She braced her heel at the base of its neck and freed her blade again, her biceps straining with the effort—then she tossed her head and exhaled a satisfied breath, sweat and blood shining on her bare scalp.

The four of them dragged the corpses into a single pile, which Morrigan ignited, coils of white-hot flame erupting from her hands to lick eagerly at the flesh and the branches they piled on for fuel. Once it no longer needed their immediate tending, they moved far enough away to escape the worst of the stench (though Morrigan kept a close watch over the pyre, ready to intervene should the blaze turn its hunger on the nearby woods). Alistair caught himself watching Lyna as they walked—more than that, he realized, he couldn't take his eyes from her.

He saw that her face was still flushed with exertion and (he imagined) excitement from the skirmish, her pupils dilated, the corners of her soft lips almost curled—almost smiling. She still drew deep, quick breaths, the hot air from her lungs condensing into swirling clouds, her chest rising and falling, the muscles of her abdomen firm and fluid. Her hips swayed just slightly with every self-assured step—just enough to be noticeable, to be womanly (and how strange that was to think, after months of fighting at her side and hardly thinking of her in such terms). The deep crimson gobs of blood on her face offset the powerful blue of her eyes, which in the angle of the evening light gleamed with the savage sharpness of a cut sapphire. Her swirling tattoos seemed to accentuate the set of her eyes and the arch of her brows, and in those eyes, there was still a hint of the fire that had burned so intensely before. In battle, she seemed alive, vibrant in a way that he wasn't sure he understood. But then again, she was Dalish, and there was much about her that he didn't understand—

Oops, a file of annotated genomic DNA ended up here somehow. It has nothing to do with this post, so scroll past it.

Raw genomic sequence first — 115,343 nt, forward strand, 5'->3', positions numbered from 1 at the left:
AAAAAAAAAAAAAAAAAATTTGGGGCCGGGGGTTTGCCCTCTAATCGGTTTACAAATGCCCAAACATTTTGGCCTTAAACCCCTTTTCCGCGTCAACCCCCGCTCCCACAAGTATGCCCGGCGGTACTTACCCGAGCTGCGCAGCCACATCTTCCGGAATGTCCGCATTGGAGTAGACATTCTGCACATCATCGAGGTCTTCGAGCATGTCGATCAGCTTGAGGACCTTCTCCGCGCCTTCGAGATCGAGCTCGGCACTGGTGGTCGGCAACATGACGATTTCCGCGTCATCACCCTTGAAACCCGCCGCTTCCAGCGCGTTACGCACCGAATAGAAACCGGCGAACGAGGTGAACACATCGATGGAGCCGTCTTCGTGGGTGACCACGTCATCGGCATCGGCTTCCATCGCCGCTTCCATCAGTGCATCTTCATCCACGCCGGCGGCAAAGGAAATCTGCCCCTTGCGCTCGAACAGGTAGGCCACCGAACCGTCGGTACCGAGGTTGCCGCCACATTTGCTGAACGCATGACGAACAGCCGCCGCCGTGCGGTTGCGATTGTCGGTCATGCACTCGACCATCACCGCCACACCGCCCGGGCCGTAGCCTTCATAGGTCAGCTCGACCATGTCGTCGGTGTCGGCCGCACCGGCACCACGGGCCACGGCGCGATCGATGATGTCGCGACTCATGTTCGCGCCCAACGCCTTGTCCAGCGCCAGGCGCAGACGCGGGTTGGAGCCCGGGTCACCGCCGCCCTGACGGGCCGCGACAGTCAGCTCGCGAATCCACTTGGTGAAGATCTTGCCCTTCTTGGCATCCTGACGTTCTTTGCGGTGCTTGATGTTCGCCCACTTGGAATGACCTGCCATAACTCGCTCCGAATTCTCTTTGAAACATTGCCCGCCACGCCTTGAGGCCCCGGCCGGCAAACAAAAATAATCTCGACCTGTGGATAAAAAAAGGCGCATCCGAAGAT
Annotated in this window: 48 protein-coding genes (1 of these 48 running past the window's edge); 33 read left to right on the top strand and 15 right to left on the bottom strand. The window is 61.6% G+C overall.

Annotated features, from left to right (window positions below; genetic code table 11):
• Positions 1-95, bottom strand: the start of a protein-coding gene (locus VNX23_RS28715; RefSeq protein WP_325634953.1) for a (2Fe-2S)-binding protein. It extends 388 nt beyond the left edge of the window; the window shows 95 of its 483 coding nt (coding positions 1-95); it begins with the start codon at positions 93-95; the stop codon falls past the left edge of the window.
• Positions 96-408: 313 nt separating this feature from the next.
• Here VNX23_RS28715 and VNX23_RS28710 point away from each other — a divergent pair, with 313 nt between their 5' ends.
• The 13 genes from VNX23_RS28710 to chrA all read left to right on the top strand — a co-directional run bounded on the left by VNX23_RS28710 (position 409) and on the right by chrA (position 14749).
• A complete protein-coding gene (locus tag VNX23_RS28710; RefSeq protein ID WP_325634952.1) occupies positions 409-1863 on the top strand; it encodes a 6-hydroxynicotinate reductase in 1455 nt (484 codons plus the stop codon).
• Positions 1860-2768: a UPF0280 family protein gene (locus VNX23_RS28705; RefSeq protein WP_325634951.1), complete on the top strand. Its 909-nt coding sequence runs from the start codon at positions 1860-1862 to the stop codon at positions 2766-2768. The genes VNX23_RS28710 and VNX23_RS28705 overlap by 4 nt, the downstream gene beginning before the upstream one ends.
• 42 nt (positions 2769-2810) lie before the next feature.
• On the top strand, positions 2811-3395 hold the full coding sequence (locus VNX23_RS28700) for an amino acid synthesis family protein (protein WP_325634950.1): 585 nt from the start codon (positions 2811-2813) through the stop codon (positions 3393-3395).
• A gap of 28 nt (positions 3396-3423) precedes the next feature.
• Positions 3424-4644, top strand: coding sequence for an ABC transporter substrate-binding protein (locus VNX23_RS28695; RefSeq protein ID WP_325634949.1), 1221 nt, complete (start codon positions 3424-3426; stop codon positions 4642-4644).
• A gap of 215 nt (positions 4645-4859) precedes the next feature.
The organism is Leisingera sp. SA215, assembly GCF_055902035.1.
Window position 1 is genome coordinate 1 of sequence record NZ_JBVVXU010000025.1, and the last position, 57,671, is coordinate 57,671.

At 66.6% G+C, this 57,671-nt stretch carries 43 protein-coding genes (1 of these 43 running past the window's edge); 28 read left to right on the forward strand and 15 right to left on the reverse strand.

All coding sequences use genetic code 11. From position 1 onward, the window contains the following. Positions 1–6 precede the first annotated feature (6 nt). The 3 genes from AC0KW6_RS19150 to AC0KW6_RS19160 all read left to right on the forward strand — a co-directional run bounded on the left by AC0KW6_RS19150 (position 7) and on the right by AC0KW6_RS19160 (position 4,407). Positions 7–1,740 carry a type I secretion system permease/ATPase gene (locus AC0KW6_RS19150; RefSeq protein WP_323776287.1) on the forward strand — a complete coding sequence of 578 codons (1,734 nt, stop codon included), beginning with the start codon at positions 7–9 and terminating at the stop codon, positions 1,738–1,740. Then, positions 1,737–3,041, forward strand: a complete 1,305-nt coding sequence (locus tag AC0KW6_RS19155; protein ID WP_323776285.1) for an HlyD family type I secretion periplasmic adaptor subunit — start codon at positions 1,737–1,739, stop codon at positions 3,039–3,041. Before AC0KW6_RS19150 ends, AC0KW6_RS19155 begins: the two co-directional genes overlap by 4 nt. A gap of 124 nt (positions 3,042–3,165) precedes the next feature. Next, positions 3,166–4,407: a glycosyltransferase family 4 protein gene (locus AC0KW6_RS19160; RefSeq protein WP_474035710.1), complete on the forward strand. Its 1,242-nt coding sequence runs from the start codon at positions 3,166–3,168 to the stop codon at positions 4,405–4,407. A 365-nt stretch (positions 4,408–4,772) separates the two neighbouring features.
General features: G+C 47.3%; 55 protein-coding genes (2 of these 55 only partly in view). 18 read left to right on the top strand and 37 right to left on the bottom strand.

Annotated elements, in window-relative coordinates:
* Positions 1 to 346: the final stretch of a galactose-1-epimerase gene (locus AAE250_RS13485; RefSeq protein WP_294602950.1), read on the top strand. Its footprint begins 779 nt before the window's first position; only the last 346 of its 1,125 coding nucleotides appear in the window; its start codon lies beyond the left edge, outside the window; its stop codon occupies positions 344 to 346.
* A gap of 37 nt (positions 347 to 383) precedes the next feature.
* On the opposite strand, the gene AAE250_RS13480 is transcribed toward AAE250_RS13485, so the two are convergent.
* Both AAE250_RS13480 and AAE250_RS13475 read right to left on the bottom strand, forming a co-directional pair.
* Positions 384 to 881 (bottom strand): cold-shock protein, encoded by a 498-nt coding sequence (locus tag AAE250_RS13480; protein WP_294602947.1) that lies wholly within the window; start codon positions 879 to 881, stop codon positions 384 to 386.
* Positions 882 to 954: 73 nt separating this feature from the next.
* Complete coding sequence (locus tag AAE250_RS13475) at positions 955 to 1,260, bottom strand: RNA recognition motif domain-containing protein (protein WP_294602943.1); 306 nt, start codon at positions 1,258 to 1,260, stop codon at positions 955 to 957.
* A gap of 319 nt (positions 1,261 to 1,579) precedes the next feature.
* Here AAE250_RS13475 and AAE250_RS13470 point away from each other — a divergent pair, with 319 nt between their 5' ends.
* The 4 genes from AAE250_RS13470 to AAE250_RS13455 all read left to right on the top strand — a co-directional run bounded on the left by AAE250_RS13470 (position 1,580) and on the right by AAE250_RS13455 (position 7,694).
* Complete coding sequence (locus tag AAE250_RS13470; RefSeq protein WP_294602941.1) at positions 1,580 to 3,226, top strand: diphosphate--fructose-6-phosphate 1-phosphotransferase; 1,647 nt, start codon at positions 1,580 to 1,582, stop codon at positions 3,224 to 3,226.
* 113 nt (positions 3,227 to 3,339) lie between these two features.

“What?” She blinked, staring back at him, one eyebrow arched concernedly as she wiped her face with the back of one hand.

You look—incredible, he almost said, Maker's breath, you're stunning when you fight, but he knew he couldn't say it to her face, not with the death-warmed-over way that she regarded Zevran whenever he had anything to say along those lines, and he didn't want anything to do with the things that Zevran suggested—did he? He'd been taught to treat women with more respect than that, no matter who they were, and Lyna wasn't just a woman, or just an elf, for that matter—she was a Grey Warden as much as he was, and a warrior as strong and dangerous as any he'd ever met in his life. He didn't know how the Dalish approached—this sort of thing, whatever it was—but he didn't dare admit to the things he'd felt, watching her hack through the darkspawn like some battle-hungry goddess of death, didn't dare tell her that he thought she was beautiful.

He shut his mouth.

“I... you know... it's just... er... nothing?” he uttered, finally, and attempted a smile.

She raised both eyebrows, looking wholly bewildered. “Very well.”

The pyre soon burned itself out, and they continued down the road in the settling twilight.